Pro basketball is still the most exciting thing going on. But it is sadly over-exposed. Man, by the end of the season the public has got basketball up to here. Since it got going good, the game has been dominated by some owners who have got big money worries and little reserves. Know what I mean? They're forced to be competitive and too businesslike about this game, and they can't let up and relax for long enough to give it the help it needs. In the National Football League the owners can go first class all the way and not worry about the right-now revenue. Can the owners look for a long-term, five-year gain in basketball? Why, in five years many of them won't be around.

I'm in my seventh year, and I guess I'm lucky to have held all of me together this long. It's at the point now where I lose eight to 12 pounds during each game, and sometime my stomach hurts so bad out there under the basket that I sort of have to lean on the guy guarding me and gasp to catch my breath. I used to drink a half gallon of milk right after every game and about seven other quarts of milk during the day. But now Dr. Lorber has got me cut down to one bottle of milk a day and has me on a diet so bland that it doesn't even have hot dogs on it. Man, I have lived on hot dogs for years. So now I sit in the locker room after coming off the floor, and I start to polish off a quart of ginger ale or Seven-Up, and Ike Richman—Ike is a very dramatic small guy—comes in and sort of staggers back-ward and slaps his hand to his forehead.

"That stuff will kill you!" Ike says. "Will you for once stay on your diet?" And he snatches the bottle away from me and splashes it on his hands and the floor and all over my bare feet. "Look here," he says, rubbing his hands together. "This stuff is so strong it will even clean my hands. No wonder you've got a sore stomach. What am I going to do with you?"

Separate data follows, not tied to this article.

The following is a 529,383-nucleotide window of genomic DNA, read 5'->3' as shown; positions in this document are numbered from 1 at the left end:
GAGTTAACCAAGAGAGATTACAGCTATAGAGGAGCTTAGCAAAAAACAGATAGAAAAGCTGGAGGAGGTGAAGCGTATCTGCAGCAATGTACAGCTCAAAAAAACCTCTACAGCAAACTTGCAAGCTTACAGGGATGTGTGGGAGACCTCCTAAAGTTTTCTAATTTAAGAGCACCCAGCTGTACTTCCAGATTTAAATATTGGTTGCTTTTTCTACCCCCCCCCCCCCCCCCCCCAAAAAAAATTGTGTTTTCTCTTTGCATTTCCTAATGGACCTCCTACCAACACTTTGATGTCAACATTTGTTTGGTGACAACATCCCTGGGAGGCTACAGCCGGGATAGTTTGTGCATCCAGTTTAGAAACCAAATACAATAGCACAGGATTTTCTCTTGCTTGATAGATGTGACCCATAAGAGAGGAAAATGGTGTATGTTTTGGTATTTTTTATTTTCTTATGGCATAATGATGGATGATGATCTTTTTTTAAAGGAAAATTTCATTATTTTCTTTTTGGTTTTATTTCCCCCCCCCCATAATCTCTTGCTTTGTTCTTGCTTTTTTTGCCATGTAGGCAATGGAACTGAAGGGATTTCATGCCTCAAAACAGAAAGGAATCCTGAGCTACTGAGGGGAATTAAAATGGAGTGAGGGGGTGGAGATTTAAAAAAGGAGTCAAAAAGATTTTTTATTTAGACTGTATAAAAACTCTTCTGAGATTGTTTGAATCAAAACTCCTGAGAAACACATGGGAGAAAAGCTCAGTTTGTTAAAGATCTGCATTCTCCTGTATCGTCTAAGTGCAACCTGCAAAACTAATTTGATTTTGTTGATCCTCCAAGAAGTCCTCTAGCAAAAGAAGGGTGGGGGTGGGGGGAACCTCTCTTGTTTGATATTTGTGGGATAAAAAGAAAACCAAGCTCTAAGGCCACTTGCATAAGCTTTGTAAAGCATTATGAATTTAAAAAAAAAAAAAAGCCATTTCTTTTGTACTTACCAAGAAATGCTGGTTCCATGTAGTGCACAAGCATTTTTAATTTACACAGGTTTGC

Well, honest, Ike, I don't know what you're going to do with me or what I am going to do with you. But whatever it is. you'll be the first to know.

First I am going to get well. I don't know, maybe I'll go to the Mayo Clinic—if they've got a bed out there big enough for me—and get this stomach all fixed up. Then I will go back to my apartment and sit there and play my electric guitar (I don't play melodies too well, but I can chord like crazy) until it drives the neighbors out of their minds. I will put on my Day-O! hat (you know, "Day-O! Daylight come and me wanna go home") and my dark shades and take my big conga drum and go over in Central Park and sit there and play it and figure out the future.

I've gotten psychologically punchy over the years I've played basketball. People have been snatching and pulling at me since I was little...well, since I was a kid, not a little kid. I've been stared at, laughed at, insulted, investigated and generally turned inside out.

Man, the FBI grabbed me while I was still in Overbrook High School in Philadelphia, and word was getting around that I was getting some pretty fabulous offers from colleges around the country. Like tens of thousands of dollars under the table and hidden away in caves and secret funds. Offers of big cars and like that. There I was, still a young, impressionable boy who didn't want to do anything in the world but just plain play basketball. And they were on me like I was the biggest criminal in the country. From that day on, basketball got better, but my life got tougher.